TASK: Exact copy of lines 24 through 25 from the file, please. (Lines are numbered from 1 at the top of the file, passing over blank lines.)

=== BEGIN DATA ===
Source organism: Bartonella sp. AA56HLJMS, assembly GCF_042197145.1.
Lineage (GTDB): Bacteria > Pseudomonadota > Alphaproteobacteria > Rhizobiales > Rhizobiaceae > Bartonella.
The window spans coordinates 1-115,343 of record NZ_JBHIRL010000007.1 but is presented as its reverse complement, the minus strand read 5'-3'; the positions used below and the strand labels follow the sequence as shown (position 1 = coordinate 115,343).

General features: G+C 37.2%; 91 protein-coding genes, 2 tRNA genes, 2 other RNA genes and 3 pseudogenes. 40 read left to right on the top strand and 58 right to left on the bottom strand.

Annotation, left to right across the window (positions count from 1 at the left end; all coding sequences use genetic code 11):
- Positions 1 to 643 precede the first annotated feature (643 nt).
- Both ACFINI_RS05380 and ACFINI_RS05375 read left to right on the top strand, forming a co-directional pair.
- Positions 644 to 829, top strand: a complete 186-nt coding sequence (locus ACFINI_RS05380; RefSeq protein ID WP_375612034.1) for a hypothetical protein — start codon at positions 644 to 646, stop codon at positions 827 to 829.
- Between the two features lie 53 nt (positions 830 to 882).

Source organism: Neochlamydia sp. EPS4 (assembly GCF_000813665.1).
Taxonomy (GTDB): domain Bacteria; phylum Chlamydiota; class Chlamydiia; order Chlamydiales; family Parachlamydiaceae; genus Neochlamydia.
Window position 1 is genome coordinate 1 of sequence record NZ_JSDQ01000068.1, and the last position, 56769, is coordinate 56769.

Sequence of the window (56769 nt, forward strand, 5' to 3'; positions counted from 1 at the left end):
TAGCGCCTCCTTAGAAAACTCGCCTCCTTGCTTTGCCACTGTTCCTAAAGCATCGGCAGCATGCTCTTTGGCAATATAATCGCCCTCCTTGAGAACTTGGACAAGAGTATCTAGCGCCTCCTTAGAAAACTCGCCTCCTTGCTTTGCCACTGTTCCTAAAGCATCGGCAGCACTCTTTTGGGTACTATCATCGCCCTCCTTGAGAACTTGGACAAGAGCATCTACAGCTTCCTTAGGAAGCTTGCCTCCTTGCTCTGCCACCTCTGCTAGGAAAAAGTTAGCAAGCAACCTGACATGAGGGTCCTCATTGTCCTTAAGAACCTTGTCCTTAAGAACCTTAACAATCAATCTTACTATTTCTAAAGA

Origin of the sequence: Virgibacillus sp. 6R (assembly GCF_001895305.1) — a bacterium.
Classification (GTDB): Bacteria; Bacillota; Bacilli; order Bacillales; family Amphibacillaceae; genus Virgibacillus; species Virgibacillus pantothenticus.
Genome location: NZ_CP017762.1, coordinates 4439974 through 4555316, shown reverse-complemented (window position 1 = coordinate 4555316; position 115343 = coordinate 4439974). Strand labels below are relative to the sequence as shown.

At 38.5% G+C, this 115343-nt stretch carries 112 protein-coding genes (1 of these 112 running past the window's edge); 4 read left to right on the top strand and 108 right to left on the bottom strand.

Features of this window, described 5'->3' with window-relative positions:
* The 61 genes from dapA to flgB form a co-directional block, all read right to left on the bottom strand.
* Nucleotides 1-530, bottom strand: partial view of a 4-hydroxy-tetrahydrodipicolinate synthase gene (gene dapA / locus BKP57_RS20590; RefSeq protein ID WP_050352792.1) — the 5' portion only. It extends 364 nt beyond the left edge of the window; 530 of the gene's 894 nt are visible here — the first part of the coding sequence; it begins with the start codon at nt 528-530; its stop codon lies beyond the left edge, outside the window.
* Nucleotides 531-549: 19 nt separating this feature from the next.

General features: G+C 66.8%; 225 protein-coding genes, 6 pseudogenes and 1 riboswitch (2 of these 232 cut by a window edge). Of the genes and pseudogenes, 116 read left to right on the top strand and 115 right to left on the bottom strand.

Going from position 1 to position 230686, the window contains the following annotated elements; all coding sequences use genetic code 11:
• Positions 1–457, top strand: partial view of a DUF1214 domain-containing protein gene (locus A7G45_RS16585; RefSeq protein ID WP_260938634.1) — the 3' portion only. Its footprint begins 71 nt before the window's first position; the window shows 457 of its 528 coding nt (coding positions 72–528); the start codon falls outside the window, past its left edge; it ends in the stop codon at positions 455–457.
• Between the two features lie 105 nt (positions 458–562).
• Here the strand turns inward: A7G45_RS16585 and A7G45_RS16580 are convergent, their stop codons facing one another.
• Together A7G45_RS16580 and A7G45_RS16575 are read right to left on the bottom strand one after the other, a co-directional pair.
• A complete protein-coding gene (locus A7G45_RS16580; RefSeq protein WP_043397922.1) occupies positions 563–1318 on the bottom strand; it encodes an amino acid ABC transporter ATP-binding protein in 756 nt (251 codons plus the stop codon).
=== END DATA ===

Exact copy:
Going from position 1 to position 230686, the window contains the following annotated elements; all coding sequences use genetic code 11:
• Positions 1–457, top strand: partial view of a DUF1214 domain-containing protein gene (locus A7G45_RS16585; RefSeq protein ID WP_260938634.1) — the 3' portion only. Its footprint begins 71 nt before the window's first position; the window shows 457 of its 528 coding nt (coding positions 72–528); the start codon falls outside the window, past its left edge; it ends in the stop codon at positions 455–457.